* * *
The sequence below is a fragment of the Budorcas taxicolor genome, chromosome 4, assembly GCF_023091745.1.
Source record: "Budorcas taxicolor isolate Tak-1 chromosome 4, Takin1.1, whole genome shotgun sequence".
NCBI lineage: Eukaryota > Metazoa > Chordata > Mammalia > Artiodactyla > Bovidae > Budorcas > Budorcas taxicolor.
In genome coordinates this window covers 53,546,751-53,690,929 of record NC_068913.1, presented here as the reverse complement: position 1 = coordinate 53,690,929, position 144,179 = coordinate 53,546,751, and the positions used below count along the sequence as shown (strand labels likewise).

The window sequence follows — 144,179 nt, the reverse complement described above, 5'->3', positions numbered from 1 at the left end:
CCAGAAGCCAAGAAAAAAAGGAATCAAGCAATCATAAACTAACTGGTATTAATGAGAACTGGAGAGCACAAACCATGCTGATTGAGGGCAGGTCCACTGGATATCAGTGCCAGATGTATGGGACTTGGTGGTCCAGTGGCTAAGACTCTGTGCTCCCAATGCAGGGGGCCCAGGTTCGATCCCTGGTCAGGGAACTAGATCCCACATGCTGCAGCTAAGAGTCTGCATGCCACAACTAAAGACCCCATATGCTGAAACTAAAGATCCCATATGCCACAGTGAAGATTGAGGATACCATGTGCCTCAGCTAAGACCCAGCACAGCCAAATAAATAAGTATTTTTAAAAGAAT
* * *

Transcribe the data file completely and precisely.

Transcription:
The sequence below is a fragment of the Budorcas taxicolor genome, chromosome 4, assembly GCF_023091745.1.
Source record: "Budorcas taxicolor isolate Tak-1 chromosome 4, Takin1.1, whole genome shotgun sequence".
NCBI lineage: Eukaryota > Metazoa > Chordata > Mammalia > Artiodactyla > Bovidae > Budorcas > Budorcas taxicolor.
In genome coordinates this window covers 53,546,751-53,690,929 of record NC_068913.1, presented here as the reverse complement: position 1 = coordinate 53,690,929, position 144,179 = coordinate 53,546,751, and the positions used below count along the sequence as shown (strand labels likewise).

The window sequence follows — 144,179 nt, the reverse complement described above, 5'->3', positions numbered from 1 at the left end:
CCAGAAGCCAAGAAAAAAAGGAATCAAGCAATCATAAACTAACTGGTATTAATGAGAACTGGAGAGCACAAACCATGCTGATTGAGGGCAGGTCCACTGGATATCAGTGCCAGATGTATGGGACTTGGTGGTCCAGTGGCTAAGACTCTGTGCTCCCAATGCAGGGGGCCCAGGTTCGATCCCTGGTCAGGGAACTAGATCCCACATGCTGCAGCTAAGAGTCTGCATGCCACAACTAAAGACCCCATATGCTGAAACTAAAGATCCCATATGCCACAGTGAAGATTGAGGATACCATGTGCCTCAGCTAAGACCCAGCACAGCCAAATAAATAAGTATTTTTAAAAGAAT